As mentioned in the trailer, A Night in Casablanca is the Marx Brothers’ spoof on Casablanca. It’s not like anyone plays “As Time Goes By” on the piano or an old flame from Paris shows up. At one point Groucho tells someone to “Just whistle,” but that’s To Have and Have Not, not Casablanca.
As far as spoofs go, then, A Night in Casablanca is only loosely tied to the source material. When the Hotel Casablanca needs a new manager (the last three managers were murdered), Ronald (Groucho) gets the job, but somewhere hidden in the hotel is a treasure the Nazis want, and Ronald wasn’t part of the plan. Will he be the next manager bumped off? Not if Rusty (Harpo) and Corbaccio (Chico) can help it.
Like most Marx Brothers movies, A Night in Casablanca throws in an obligatory romance. This time it’s between Annette (Lois Collier) and Lieutenant Pierre (Charles Drake), who’s responsible for keeping the treasure out of the Nazis’ hands in the first place. Other supporting roles are placed by Sig Ruman (as the main Nazi) and Lisette Verea, who provides the obligatory musical numbers, but is much more scrappy as a fighter later on in the movie.
Like most musical numbers in Marx Brothers films, A Night in Casablanca could’ve done without Verea’s but it’s always a treat when one of the Marx Brothers performs. In this one Chico plays the piano and Harpo has a harp solo to an empty room.
If A Night in Casablanca is missing one thing it’s that’s signature comedy act that tells you which Marx Brothers movie you’re watching, like Harpo with the mirror in Duck Soup (and later I Love Lucy) or the cramped cabin in A Night at the Opera. The best routine in A Night in Casablanca is when Rusty tries to communicate with Corbaccio and tell him that someone is trying to poison Ronald. Since Rusty (aka Harpo) can’t talk it becomes a game of charades, but the reason this scene is so special is Rusty’s clues should be impossible, yet Corbaccio always figures them out. Maybe he shouldn’t. The characters aren’t related, but it doesn’t get more beautiful than watching two people be on the same wavelength like that.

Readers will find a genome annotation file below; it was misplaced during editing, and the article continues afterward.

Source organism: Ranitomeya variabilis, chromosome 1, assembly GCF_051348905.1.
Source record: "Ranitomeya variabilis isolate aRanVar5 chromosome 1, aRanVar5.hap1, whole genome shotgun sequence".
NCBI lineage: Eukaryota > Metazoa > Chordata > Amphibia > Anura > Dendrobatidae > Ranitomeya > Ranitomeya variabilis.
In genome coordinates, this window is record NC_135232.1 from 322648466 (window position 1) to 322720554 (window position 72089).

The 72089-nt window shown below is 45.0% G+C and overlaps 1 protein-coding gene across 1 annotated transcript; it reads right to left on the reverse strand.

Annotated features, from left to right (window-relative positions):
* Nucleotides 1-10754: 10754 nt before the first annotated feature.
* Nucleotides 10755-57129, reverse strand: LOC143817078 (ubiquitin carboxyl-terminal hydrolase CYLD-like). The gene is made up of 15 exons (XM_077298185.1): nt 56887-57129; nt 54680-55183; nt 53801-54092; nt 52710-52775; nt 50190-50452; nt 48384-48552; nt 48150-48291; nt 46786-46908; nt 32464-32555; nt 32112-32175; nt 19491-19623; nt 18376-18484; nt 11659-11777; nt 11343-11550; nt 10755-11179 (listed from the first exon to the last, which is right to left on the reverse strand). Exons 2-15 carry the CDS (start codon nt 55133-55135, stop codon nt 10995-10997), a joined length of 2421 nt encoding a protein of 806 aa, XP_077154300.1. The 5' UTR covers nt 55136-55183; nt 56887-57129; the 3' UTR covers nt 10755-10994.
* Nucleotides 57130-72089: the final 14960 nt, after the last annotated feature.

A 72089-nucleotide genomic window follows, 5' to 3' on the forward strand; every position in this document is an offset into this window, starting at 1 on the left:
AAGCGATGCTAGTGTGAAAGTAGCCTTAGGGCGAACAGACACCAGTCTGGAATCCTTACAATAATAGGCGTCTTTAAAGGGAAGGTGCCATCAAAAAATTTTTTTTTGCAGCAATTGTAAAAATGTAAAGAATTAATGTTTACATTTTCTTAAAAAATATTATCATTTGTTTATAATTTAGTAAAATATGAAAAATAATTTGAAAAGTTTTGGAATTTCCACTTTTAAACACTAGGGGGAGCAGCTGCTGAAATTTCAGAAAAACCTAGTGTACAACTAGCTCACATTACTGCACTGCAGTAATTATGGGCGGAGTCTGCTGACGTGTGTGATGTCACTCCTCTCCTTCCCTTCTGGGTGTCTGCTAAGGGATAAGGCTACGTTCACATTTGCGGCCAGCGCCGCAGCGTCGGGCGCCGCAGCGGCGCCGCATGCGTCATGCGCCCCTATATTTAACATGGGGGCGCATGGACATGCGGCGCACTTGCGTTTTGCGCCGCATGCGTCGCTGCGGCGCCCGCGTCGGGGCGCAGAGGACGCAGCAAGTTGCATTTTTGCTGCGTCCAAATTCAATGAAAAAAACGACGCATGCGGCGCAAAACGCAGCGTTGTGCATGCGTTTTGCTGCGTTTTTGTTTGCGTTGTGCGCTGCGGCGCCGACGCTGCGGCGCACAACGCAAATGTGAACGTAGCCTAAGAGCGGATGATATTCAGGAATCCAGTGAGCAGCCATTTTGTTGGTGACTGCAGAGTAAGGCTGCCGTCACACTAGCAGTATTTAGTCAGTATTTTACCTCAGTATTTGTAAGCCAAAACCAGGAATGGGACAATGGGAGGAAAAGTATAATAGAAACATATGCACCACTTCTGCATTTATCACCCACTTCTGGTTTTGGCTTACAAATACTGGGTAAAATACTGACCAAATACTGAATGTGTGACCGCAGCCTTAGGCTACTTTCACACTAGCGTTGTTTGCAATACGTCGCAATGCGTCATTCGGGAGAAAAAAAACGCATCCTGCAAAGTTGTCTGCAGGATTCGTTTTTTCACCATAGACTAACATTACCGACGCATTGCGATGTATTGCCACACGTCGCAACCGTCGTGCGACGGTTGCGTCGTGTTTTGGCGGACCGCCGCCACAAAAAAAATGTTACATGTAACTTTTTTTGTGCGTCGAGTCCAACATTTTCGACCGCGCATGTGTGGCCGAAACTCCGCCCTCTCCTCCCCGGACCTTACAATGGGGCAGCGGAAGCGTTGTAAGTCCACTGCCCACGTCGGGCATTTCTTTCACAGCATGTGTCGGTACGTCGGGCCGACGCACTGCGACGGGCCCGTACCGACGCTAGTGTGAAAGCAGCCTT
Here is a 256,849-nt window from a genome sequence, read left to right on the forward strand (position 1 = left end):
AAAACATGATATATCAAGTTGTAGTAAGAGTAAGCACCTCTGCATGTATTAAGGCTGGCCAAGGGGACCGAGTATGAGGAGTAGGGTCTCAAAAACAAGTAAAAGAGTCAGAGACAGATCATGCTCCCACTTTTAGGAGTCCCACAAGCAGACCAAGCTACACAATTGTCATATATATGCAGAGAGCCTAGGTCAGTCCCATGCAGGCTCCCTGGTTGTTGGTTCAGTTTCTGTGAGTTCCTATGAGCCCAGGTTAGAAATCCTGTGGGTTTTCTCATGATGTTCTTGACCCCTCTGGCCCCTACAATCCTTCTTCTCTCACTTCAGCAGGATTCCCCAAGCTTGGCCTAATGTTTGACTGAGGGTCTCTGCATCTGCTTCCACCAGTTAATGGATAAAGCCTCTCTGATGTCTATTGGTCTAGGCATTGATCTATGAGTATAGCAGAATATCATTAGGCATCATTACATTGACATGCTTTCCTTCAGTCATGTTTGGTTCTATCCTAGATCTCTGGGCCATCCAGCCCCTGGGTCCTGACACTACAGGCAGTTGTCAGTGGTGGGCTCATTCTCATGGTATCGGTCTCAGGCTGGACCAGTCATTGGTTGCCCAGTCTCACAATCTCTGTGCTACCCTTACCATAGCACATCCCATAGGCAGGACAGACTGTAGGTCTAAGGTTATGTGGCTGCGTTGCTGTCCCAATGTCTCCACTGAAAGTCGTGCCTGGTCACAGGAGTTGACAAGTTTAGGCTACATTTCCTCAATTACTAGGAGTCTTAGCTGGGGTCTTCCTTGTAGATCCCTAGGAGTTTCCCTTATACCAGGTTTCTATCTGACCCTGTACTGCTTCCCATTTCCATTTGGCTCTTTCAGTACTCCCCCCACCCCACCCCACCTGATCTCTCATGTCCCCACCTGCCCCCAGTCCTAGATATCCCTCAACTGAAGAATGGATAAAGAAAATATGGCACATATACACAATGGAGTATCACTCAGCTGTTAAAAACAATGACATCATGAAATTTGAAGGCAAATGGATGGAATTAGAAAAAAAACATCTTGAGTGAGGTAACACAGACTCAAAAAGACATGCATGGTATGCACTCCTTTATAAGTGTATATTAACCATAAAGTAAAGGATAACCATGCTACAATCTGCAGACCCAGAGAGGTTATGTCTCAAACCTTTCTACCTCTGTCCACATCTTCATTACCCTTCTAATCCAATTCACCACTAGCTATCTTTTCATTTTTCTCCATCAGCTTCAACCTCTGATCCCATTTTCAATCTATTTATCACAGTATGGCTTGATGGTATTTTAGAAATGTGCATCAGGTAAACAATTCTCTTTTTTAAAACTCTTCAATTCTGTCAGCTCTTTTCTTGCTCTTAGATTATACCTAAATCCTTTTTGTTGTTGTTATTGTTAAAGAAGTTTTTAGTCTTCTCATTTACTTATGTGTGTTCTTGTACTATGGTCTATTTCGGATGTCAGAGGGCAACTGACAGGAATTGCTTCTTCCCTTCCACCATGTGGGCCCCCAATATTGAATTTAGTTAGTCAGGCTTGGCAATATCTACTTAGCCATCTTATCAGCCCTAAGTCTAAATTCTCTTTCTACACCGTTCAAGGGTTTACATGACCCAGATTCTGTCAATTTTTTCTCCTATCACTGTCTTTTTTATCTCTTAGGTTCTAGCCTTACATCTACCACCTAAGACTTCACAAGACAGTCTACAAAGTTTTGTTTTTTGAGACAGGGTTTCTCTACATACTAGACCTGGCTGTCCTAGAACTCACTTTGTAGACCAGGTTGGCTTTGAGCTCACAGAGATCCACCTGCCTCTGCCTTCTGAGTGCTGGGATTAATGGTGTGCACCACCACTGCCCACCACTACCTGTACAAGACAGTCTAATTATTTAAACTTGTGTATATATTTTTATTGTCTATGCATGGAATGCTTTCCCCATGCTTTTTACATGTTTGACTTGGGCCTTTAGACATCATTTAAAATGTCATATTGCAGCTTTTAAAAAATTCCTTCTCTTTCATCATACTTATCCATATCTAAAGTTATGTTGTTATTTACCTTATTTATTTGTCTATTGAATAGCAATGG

Arguably the biggest and most unusual scene in the movie has the Marx Brothers playing action heroes. Basically, they have to stop a plane from taking off while it’s already moving but instead of having Pierre do the heroics (like you’d expect), it’s the Marx Brothers who save the day. It never gets old watching three, Jewish comedians effortlessly thump Nazis all day and now you can watch them, thanks to Classicflix’s Blu-Ray and DVD release.
Classicflix’s release comes with a photo gallery, some radio promos, and an audio clip of the Marx Brothers testing out material for the film on stage.